Sixth: The appeal was admitted by the Supreme Court on January 26, 1928, and the file was turned over to the Government Attorney for the period fixed by law and said Attorney requested that the decision be confirmed.

Wherefore: I. The points raised by the third party in his bill of exceptions may be reduced to the ones hereinafter set forth:

(a)
That the firm of Chickering and Sons has no capacity to initiate the present suit in view of the fact that it did not establish compliance with the requirements of protocolization of its by-laws and other organization documents, and that the Company was duly organized in accordance with the respective law in accordance with the necessary Consular Certificate, and that it was inscribed in the Commercial Registry of the Republic; which requirements are set forth in Articles 14, 15, 24 and 265 of the Commercial Code with regard to foreign companies; therefore the decision appealed from in failing to go into the question of the capacity of the complainant and which lack of capacity raises the question of dismissing the action, violated to the prejudice of the appellant Articles 3, 6 and 43, Section 8, of the Law of Amparo.
(b)
That, bearing in mind the provisions of Article 1285 of the Civil Code of the Federal District, it is absurd to require, as is done in the decision appealed from, that the retraction made by Mr. Enrique Munguia, the third party, from the assignment which he executed [Page 584] with Mr.Roberto D. Zarate with regard to the Chickering trade mark, should be contained in a public document in which should be set forth the acceptance of such retraction by the complainant.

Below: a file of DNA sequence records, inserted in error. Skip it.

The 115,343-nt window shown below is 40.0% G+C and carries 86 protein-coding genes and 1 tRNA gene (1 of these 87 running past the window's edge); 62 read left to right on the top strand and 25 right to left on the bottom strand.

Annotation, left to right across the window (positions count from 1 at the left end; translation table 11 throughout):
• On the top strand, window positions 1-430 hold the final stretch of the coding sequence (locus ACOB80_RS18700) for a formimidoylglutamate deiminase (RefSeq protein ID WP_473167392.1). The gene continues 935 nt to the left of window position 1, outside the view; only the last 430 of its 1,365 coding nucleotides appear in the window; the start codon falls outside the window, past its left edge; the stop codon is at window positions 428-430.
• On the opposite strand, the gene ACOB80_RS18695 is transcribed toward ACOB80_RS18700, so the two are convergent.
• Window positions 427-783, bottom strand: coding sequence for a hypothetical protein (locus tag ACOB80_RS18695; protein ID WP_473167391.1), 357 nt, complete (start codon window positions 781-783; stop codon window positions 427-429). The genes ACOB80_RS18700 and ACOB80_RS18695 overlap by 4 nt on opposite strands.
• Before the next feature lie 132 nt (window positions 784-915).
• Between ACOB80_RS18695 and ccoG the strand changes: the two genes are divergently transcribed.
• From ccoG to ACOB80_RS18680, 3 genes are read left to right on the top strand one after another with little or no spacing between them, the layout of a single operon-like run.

(c)
That the conclusion reached in the said decision that the complainant is the only one in a position to request the attachment of the objects covered by the Chickering trade mark is erroneous and implies a failure to recognize the facts proven in the record, in accordance with which the sole owner of this mark is the third party.

II. In order to decide the first one of the questions propounded above, it is necessary to determine whether the provisions which foreign companies must observe, in accordance with Articles 15, 24 and 265 of the said Commercial Code, in order to establish Agencies or Branches in the Republic for the purpose of carrying on business, are likewise to be observed when said companies appeal to the Federal Courts asking for amparo.

Article 6 of the Regulatory Law recognizes the right of civil or mercantile companies without distinction as to nationality, to request the Constitutional protection through the agency of their duly authorized representatives or duly constituted attorneys so that, in accordance with this provision, it is sufficient that the person initiating a suit of this nature establish the legal existence of the Company and the capacity of the representative thereof in order that the right to invoke the said Constitutional protection be considered unquestionable. Consequently, the text of Article 6 relied upon does not substantiate the arguments of the appellant with regard to this point, nor do they find any support in Articles 15, 24 and 265 of the Commercial Code, inasmuch as these provisions refer to the requirements governing the carrying on of business in the Republic by foreign companies, and it cannot be seriously alleged that requesting amparo is a commercial act.

In support of this theory, it is in order to insert what is set forth by Moreno Cora in his work on Amparo Suits, which is as follows:

“Although the foregoing may appear sufficient to decide the question under discussion, it will not be superfluous to note that the daily increase in our commercial relations will bring about the greater application of the theory that extends the benefits of amparo to persons who do not reside in the Republic. It was thus held by certain professors who discussed this matter in the Academy of Jurisprudence and the protection of Federal justice was considered as extending to moral persons who reside abroad, provided they have a legal existence in the country in which they are domiciled.”